Findings and recommendations of such inquiries have also contributed to transitional justice mechanisms. For example, in the aftermath of the violence sparked by the contested December 2007 presidential election in Kenya, the High Commissioner, in agreement with the Kenyan government, dispatched a fact-finding mission to investigate human rights violations. OHCHR released a public report on its findings. In particular, the report recommended the establishment of a special prosecutorial capacity of the highest quality and independence to bring to justice the perpetrators of post-electoral violence, including planners and organizers. Following a power-sharing agreement, brokered by the former UN Secretary General Kofi Annan, the government established a national Commission of Inquiry which in the end recommended the creation of a tribunal to try the suspected instigators of violence. To date, however, the Kenya Government has failed to establish such a tribunal and there is a possibility that the International Criminal Court will take over the process of bringing perpetrators to justice.
Even when the government of the day fails to satisfactorily follow up with missions’ recommendations, successor governments may implement them after they take power. That was the case in East Timor where, in 1999, OHCHR dispatched a Commission of Inquiry into gross violations of human rights and international humanitarian law committed in that conflict by the Indonesian army and their associated militia. Responding to the mission’s report, Indonesia set up an ad-hoc human rights tribunal for East Timor to try those responsible for the violence. However that body failed to hold accountable perpetrators among the Indonesian military and was criticized by both human rights advocates and the UN.
In 2002, the first independent Government of East Timor established the Commission for Reception, Truth and Reconciliation to investigate the human rights violations committed up to 1999. The Commission’s report was released in January 2005 and detailed torture and numerous other human rights abuses. A Serious Crimes Investigation Team (SCIT) was then mandated by the Security Council to complete inquiries into outstanding cases of serious human rights violations committed in 1999 with a view to criminal prosecution. The SCIT has been in function since early 2008.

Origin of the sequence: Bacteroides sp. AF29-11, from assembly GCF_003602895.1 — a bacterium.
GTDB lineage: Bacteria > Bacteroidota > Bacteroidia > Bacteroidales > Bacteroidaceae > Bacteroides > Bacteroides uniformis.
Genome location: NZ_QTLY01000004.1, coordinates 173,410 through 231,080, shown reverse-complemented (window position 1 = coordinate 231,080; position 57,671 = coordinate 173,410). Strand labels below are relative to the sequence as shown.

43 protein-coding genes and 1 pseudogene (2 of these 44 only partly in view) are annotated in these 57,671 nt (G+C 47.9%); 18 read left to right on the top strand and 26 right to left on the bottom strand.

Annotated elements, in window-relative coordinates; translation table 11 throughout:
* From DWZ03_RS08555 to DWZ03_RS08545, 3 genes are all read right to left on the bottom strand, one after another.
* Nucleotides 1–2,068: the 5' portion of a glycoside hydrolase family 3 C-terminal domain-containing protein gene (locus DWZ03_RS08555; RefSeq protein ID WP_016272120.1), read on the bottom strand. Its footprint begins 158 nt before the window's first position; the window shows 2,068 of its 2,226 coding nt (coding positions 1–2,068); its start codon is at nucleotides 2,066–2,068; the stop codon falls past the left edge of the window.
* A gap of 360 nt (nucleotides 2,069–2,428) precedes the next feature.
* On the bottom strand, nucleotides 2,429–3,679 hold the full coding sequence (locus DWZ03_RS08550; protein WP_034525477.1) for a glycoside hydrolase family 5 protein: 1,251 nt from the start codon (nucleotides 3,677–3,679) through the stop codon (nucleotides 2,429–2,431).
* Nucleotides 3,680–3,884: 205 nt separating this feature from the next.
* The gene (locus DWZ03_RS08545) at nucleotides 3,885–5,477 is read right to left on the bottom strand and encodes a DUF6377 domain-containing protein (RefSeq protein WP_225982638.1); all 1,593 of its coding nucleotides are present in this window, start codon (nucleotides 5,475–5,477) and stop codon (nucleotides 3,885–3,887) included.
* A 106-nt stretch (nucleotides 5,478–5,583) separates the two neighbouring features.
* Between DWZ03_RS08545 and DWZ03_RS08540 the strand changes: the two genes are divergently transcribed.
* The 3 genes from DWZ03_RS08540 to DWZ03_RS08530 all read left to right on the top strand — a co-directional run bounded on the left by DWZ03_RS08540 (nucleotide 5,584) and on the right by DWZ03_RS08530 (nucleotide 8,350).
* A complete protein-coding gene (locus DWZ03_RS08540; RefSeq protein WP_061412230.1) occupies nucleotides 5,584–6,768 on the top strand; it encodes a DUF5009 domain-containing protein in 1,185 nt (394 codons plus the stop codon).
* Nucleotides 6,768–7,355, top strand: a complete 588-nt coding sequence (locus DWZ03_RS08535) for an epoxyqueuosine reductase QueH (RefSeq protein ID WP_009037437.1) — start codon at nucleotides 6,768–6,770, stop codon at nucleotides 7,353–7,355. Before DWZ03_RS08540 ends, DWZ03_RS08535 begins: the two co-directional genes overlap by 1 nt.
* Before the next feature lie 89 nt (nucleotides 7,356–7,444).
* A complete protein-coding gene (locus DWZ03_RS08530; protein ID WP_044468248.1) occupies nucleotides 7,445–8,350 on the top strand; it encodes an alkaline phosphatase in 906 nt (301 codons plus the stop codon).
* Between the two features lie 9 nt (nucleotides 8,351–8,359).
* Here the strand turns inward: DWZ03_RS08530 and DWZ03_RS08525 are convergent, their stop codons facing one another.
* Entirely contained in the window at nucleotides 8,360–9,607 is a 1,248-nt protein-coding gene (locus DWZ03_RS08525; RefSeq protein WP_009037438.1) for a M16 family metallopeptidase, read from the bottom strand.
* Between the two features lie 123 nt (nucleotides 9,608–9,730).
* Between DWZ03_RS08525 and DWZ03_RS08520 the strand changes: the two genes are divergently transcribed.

Indeed, the legacy of human rights missions has proved to be enduring and helped countries emerging from conflict to set the record straight on past abuses. And now I would like to discuss in greater detail how human rights investigations may induce not only a new approach and a fresh mind set, but also durable change and tangible results for the victims.
In 2002, for example, the Government of Colombia invited OHCHR to conduct an inquiry into a massacre that had taken place in the traditionally guerrilla-held territories of the Chocó region. Our investigation concluded that violations of human rights law and international humanitarian law had been committed by the guerrilla, as well as by the paramilitary forces associated with the Government, and by Colombia’s regular armed forces.
The OHCHR report was widely recognized as accurate, impartial, exhaustive and legally sound. As such, it was and is still used as a reference by both State authorities and civil society. An immediate result of the report was to focus the discussion on all the issues and actors involved in that internal conflict, and on the need for increased protection of civilians in the area of the massacre. Subsequently, several individuals were tried and sentenced for their responsibility in the massacre. In May 2008, a regional court sentenced the Colombian Ministry of Defence to pay 1.552 million pesos in compensation to the relatives of two victims for failing to protect them.
We pursue accountability both regarding individual incidents and responsibilities, but also in regard to a multiplicity of events over a broader span of time. We do so through “mapping exercises.” I will briefly describe our ongoing effort in the Democratic Republic of Congo.
As many as five million people are thought to have died there, mostly from disease and starvation, making the war in the DRC the deadliest worldwide conflict since World War II. Rampant corruption and pervasive State weakness allowed members of the national army and members of armed groups alike to perpetrate abuses against civilians. The DRC is sadly renowned for widespread sexual violence and the use of child soldiers.